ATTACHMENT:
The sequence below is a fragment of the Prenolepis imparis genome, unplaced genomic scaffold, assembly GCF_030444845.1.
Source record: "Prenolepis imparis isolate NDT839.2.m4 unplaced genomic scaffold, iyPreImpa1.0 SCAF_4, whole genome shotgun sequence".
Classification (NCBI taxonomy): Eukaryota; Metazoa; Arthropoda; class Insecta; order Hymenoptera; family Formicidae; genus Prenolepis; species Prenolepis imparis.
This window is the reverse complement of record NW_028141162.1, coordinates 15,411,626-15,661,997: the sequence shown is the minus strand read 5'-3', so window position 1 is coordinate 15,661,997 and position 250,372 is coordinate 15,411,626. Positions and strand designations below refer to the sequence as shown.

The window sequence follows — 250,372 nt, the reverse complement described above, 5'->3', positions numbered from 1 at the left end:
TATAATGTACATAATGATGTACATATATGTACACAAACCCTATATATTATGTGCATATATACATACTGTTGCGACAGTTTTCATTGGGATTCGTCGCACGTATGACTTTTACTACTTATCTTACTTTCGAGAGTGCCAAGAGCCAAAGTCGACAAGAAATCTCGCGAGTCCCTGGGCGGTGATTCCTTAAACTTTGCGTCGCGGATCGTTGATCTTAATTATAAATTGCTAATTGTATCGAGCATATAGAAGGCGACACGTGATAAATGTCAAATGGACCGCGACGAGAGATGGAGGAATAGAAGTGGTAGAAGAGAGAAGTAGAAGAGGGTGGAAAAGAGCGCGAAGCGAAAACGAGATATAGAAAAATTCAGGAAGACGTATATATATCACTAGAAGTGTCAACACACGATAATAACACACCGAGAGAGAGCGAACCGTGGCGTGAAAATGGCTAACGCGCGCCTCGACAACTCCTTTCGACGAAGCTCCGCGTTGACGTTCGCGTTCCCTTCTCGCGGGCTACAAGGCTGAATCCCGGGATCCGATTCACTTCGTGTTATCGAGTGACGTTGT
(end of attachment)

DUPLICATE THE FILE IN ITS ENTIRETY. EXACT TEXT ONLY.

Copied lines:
The sequence below is a fragment of the Prenolepis imparis genome, unplaced genomic scaffold, assembly GCF_030444845.1.
Source record: "Prenolepis imparis isolate NDT839.2.m4 unplaced genomic scaffold, iyPreImpa1.0 SCAF_4, whole genome shotgun sequence".
Classification (NCBI taxonomy): Eukaryota; Metazoa; Arthropoda; class Insecta; order Hymenoptera; family Formicidae; genus Prenolepis; species Prenolepis imparis.
This window is the reverse complement of record NW_028141162.1, coordinates 15,411,626-15,661,997: the sequence shown is the minus strand read 5'-3', so window position 1 is coordinate 15,661,997 and position 250,372 is coordinate 15,411,626. Positions and strand designations below refer to the sequence as shown.

The window sequence follows — 250,372 nt, the reverse complement described above, 5'->3', positions numbered from 1 at the left end:
TATAATGTACATAATGATGTACATATATGTACACAAACCCTATATATTATGTGCATATATACATACTGTTGCGACAGTTTTCATTGGGATTCGTCGCACGTATGACTTTTACTACTTATCTTACTTTCGAGAGTGCCAAGAGCCAAAGTCGACAAGAAATCTCGCGAGTCCCTGGGCGGTGATTCCTTAAACTTTGCGTCGCGGATCGTTGATCTTAATTATAAATTGCTAATTGTATCGAGCATATAGAAGGCGACACGTGATAAATGTCAAATGGACCGCGACGAGAGATGGAGGAATAGAAGTGGTAGAAGAGAGAAGTAGAAGAGGGTGGAAAAGAGCGCGAAGCGAAAACGAGATATAGAAAAATTCAGGAAGACGTATATATATCACTAGAAGTGTCAACACACGATAATAACACACCGAGAGAGAGCGAACCGTGGCGTGAAAATGGCTAACGCGCGCCTCGACAACTCCTTTCGACGAAGCTCCGCGTTGACGTTCGCGTTCCCTTCTCGCGGGCTACAAGGCTGAATCCCGGGATCCGATTCACTTCGTGTTATCGAGTGACGTTGT